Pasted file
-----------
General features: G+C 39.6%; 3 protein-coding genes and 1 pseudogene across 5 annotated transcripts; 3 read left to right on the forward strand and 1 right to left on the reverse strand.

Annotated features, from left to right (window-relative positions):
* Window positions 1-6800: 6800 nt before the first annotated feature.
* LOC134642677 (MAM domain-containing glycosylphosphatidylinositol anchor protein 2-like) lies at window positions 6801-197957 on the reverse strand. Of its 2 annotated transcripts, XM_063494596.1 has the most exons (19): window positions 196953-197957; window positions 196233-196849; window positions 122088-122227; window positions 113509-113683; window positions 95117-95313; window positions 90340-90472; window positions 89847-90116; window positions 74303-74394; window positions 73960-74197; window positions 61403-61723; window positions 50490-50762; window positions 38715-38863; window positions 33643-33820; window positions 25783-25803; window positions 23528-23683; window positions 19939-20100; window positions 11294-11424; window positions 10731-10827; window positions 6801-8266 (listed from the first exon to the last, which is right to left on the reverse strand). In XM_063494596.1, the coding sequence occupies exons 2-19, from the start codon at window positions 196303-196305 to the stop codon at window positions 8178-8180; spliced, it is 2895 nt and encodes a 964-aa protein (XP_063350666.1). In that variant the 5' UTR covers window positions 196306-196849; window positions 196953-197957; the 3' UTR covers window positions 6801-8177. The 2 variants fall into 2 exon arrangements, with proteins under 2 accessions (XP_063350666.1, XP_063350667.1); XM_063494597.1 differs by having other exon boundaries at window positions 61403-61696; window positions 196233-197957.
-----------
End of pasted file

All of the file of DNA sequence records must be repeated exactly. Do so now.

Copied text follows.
General features: G+C 39.6%; 3 protein-coding genes and 1 pseudogene across 5 annotated transcripts; 3 read left to right on the forward strand and 1 right to left on the reverse strand.

Annotated features, from left to right (window-relative positions):
* Window positions 1-6800: 6800 nt before the first annotated feature.
* LOC134642677 (MAM domain-containing glycosylphosphatidylinositol anchor protein 2-like) lies at window positions 6801-197957 on the reverse strand. Of its 2 annotated transcripts, XM_063494596.1 has the most exons (19): window positions 196953-197957; window positions 196233-196849; window positions 122088-122227; window positions 113509-113683; window positions 95117-95313; window positions 90340-90472; window positions 89847-90116; window positions 74303-74394; window positions 73960-74197; window positions 61403-61723; window positions 50490-50762; window positions 38715-38863; window positions 33643-33820; window positions 25783-25803; window positions 23528-23683; window positions 19939-20100; window positions 11294-11424; window positions 10731-10827; window positions 6801-8266 (listed from the first exon to the last, which is right to left on the reverse strand). In XM_063494596.1, the coding sequence occupies exons 2-19, from the start codon at window positions 196303-196305 to the stop codon at window positions 8178-8180; spliced, it is 2895 nt and encodes a 964-aa protein (XP_063350666.1). In that variant the 5' UTR covers window positions 196306-196849; window positions 196953-197957; the 3' UTR covers window positions 6801-8177. The 2 variants fall into 2 exon arrangements, with proteins under 2 accessions (XP_063350666.1, XP_063350667.1); XM_063494597.1 differs by having other exon boundaries at window positions 61403-61696; window positions 196233-197957.